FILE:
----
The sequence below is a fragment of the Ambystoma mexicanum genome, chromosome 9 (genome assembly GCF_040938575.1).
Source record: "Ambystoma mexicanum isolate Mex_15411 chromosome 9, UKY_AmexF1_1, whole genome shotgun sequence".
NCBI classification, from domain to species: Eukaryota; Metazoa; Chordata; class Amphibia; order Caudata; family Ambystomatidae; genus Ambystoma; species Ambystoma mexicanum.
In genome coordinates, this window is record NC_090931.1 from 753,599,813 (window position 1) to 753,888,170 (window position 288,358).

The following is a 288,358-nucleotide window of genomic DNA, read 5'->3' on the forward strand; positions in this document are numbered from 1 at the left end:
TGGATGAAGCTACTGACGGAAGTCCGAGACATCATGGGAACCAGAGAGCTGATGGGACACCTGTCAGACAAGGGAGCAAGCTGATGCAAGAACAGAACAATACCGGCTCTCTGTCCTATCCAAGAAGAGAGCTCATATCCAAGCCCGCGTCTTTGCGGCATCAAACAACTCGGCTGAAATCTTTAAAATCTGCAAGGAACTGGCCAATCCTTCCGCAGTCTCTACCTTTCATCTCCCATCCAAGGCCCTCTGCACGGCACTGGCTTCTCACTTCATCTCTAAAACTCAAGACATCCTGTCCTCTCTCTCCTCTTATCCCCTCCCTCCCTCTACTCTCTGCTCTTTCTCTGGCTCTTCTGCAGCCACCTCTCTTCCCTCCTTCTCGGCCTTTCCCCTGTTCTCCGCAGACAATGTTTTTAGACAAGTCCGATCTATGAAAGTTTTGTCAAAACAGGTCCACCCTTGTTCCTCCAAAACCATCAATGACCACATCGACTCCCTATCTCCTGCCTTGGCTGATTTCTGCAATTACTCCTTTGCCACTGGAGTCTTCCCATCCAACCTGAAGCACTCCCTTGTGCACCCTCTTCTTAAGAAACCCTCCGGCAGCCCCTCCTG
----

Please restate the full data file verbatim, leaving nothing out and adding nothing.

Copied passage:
The sequence below is a fragment of the Ambystoma mexicanum genome, chromosome 9 (genome assembly GCF_040938575.1).
Source record: "Ambystoma mexicanum isolate Mex_15411 chromosome 9, UKY_AmexF1_1, whole genome shotgun sequence".
NCBI classification, from domain to species: Eukaryota; Metazoa; Chordata; class Amphibia; order Caudata; family Ambystomatidae; genus Ambystoma; species Ambystoma mexicanum.
In genome coordinates, this window is record NC_090931.1 from 753,599,813 (window position 1) to 753,888,170 (window position 288,358).

The following is a 288,358-nucleotide window of genomic DNA, read 5'->3' on the forward strand; positions in this document are numbered from 1 at the left end:
TGGATGAAGCTACTGACGGAAGTCCGAGACATCATGGGAACCAGAGAGCTGATGGGACACCTGTCAGACAAGGGAGCAAGCTGATGCAAGAACAGAACAATACCGGCTCTCTGTCCTATCCAAGAAGAGAGCTCATATCCAAGCCCGCGTCTTTGCGGCATCAAACAACTCGGCTGAAATCTTTAAAATCTGCAAGGAACTGGCCAATCCTTCCGCAGTCTCTACCTTTCATCTCCCATCCAAGGCCCTCTGCACGGCACTGGCTTCTCACTTCATCTCTAAAACTCAAGACATCCTGTCCTCTCTCTCCTCTTATCCCCTCCCTCCCTCTACTCTCTGCTCTTTCTCTGGCTCTTCTGCAGCCACCTCTCTTCCCTCCTTCTCGGCCTTTCCCCTGTTCTCCGCAGACAATGTTTTTAGACAAGTCCGATCTATGAAAGTTTTGTCAAAACAGGTCCACCCTTGTTCCTCCAAAACCATCAATGACCACATCGACTCCCTATCTCCTGCCTTGGCTGATTTCTGCAATTACTCCTTTGCCACTGGAGTCTTCCCATCCAACCTGAAGCACTCCCTTGTGCACCCTCTTCTTAAGAAACCCTCCGGCAGCCCCTCCTG